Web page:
This post was originally published at Novelicious.com and is now at WritingTipsOasis.com. WritingTipsOasis.com acquired Novelicious.com in June 2022.
Fiona Valpy writes books in the garden of her lovingly restored French farmhouse. As she explains here, however, the writing life isn’t all glamour. Fiona’s new book, The French for Christmas, is out now.
Everywhere, in the little details of everyday life. I think the most significant and dramatic moments are often found in the daily interactions between people – you just have to be looking for them. My husband and I moved to France seven years ago and that fresh perspective gave me the inspiration to begin writing: the cultural differences between French and English make for all sorts of miscommunication, but once you bridge that cultural gap you soon realise that we all have the same hopes and fears … It’s just that they can be expressed in so many different ways. I love the way that seeing things through the lens of a different culture can sometimes be a very enlightening experience, and that’s what has inspired the heroines in my books to find new ways of living their lives.
Can you tell us a little about your average writing day?
As well as my writing, I teach yoga, so I have to juggle the two to make it work. But they are such opposite kinds of work, (the yoga is social, physical, and grounding, whereas writing is solitary, sedentary and all in the mind!) that I think I’ve managed to create a kind of balance. But whatever I’m doing, focus is all-important.When I’m in writing mode, I’ll take myself away to a quiet place – preferably outside in the garden if the weather’s good – and spend hours immersed in my work. I write first, then transcribe, editing and re-working as I go. And then I’ll re-read and re-edit on the screen and finally print out copies to edit again: it’s definitely important to re-read and re-work across different media because somehow you see things differently each time. I get so immersed that I lose all sense of time … my poor long-suffering family often end up with yet another cheese omelette for supper, because suddenly I realise it’s eight in the evening and there’s nothing else in the fridge…
When you are writing, do you use any famous people or people you know as inspiration?
I haven’t done in the first two books, but look out for a couple of very gorgeous famous look-alikes in The French for Christmas!
What is your favourite Women’s Fiction book of all time and why?
It’s so hard to choose because I’m an avid reader and I have so many favourites. One of the best is probably The Bean Trees by Barbara Kingsolver (and its sequel, Pigs in Heaven). The heroine is feisty and incredibly courageous in the face of terrible injustice. She’s so funny too, you just know she’d be a really great mate.
What female writer has inspired you?
I think several have – I’m a true reading addict and usually have a heap of books next to the bed (plus my Kindle balanced precariously on top of the pile with a queue of several more lined up). But two of the best ever are Jane Austen (for her brilliant portrayals of the subtleties of society) and Nelle Harper Lee who wrote a single novel – To Kill a Mockingbird – that was so powerful and so brilliant that it won her the Pulitzer Prize and the Presidential Medal of Freedom (as well as being made into an Oscar-winning film). Both these women writers, centuries apart, had in common a firm belief in the importance of books and reading, to which I wholeheartedly subscribe.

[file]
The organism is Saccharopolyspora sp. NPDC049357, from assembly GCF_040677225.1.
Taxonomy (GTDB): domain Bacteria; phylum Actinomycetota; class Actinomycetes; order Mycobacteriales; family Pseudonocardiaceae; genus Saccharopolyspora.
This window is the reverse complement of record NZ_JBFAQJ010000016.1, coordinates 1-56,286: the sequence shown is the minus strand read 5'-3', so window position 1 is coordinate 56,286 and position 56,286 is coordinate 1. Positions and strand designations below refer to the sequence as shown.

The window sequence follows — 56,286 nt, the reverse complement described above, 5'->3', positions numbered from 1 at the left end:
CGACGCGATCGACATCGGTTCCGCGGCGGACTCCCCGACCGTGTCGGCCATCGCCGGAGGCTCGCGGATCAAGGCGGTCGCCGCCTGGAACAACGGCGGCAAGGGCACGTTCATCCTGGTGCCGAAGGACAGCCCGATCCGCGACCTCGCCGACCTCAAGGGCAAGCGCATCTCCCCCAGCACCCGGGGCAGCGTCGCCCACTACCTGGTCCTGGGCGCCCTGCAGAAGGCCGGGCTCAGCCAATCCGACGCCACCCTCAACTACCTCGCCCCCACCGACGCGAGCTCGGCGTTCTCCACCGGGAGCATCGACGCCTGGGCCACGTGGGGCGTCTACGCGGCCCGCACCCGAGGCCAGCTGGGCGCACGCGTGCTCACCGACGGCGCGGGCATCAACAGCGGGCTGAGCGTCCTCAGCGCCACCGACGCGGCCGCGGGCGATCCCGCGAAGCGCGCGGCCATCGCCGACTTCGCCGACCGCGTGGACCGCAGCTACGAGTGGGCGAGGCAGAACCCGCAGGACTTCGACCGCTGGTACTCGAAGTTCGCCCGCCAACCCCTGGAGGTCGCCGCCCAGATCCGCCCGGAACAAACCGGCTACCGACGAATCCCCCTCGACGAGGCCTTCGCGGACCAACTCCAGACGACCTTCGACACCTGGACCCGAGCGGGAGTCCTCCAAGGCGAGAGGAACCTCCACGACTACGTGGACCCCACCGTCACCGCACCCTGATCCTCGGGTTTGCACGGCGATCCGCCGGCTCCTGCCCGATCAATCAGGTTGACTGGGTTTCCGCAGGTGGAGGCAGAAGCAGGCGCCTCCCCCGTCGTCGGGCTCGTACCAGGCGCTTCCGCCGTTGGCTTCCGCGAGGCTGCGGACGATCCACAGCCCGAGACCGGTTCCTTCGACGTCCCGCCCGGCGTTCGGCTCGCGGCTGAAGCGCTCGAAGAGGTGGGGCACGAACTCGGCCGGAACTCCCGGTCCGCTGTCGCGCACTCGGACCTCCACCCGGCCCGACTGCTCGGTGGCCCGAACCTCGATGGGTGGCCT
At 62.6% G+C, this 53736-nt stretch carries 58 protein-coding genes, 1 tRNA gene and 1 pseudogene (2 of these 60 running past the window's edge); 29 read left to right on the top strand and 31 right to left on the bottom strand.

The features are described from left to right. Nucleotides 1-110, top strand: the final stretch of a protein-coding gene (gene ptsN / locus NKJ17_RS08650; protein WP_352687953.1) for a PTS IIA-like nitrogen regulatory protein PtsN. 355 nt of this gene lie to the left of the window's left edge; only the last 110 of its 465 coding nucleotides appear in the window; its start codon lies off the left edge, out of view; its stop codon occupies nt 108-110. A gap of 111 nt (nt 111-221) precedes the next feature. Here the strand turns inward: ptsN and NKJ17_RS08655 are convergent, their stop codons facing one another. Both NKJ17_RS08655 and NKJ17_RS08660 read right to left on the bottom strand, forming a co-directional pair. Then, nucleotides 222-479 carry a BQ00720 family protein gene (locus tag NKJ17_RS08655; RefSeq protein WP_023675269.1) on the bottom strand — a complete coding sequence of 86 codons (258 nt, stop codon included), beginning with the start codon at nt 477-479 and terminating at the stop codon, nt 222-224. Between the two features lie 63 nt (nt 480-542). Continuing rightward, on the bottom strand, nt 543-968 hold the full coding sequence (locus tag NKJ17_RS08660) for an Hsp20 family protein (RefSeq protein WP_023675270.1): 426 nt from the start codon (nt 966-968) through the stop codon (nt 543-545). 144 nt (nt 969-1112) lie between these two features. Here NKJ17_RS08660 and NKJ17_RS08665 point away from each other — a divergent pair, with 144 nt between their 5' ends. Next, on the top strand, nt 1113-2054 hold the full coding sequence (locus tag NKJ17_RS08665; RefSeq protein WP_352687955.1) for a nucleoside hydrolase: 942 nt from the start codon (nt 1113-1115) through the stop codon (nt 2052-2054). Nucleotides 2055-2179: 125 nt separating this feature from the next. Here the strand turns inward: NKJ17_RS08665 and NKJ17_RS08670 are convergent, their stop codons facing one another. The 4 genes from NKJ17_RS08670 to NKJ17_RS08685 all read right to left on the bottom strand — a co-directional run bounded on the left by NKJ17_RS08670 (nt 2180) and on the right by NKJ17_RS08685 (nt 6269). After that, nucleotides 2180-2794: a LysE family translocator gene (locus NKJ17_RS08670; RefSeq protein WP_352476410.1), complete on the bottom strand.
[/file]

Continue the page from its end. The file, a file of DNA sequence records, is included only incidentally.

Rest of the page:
What is your writing process? Do you plan first or dive in? How many drafts do you do?
Through trial and error, I’ve learned the benefits of planning thoroughly beforehand, which gives me a structure in which to work. But it’s also important to be prepared for the story to take you in other, unplanned directions sometimes and to follow your nose when that happens. These unplanned diversions can be the very best bits. You can end up surprising yourself.
I don’t know how many drafts I do, but they are many! I try not to print out copies too often, but let’s just say there’s never any shortage of paper to light the fire in winter …
What was your journey to being a published author?
I sent my first novel to a number of agents who all turned me down. And I was about to give up, only my sister encouraged me to keep on trying. I self-published my novel in the end but then shortly afterwards read about Bookouture, a new independent publisher who was prepared to receive direct submissions from authors. So I got in touch with them and the rest is history. My third novel, The French for Christmas, is just out now, and the first two are being translated into German, Norwegian and Turkish. That’s so cool! – I can’t wait to have copies in these other languages on my bookshelf.
What do you think is the biggest myth about being a novelist?
That it’s a glamorous occupation. The reality is months of isolation and hard work, with the distinct possibility of rejection at the end of it all. You have to write because you love it and because you have something to say. The wonderful Deborah Moggach wrote a 12-point plan for writing success and her final piece of advice was “Sort out your priorities. Don’t clean your home … you’ll probably neglect your friends too and even your personal hygiene. If you have children, however, try to keep them fed.” I can relate to all of that!
What advice can you give to our readers who want to write a novel of their own?
One phrase stuck in my mind through the months of rejection: the ones who succeed are the ones who didn’t give up. You have to develop the hide of a rhinoceros and keep on picking yourself back up, dusting yourself down and trying again, no matter how many knock-backs you receive along the way.
What are you working on at the moment?
Having just finished The French for Christmas, I’m in the planning stages for a new book for next year.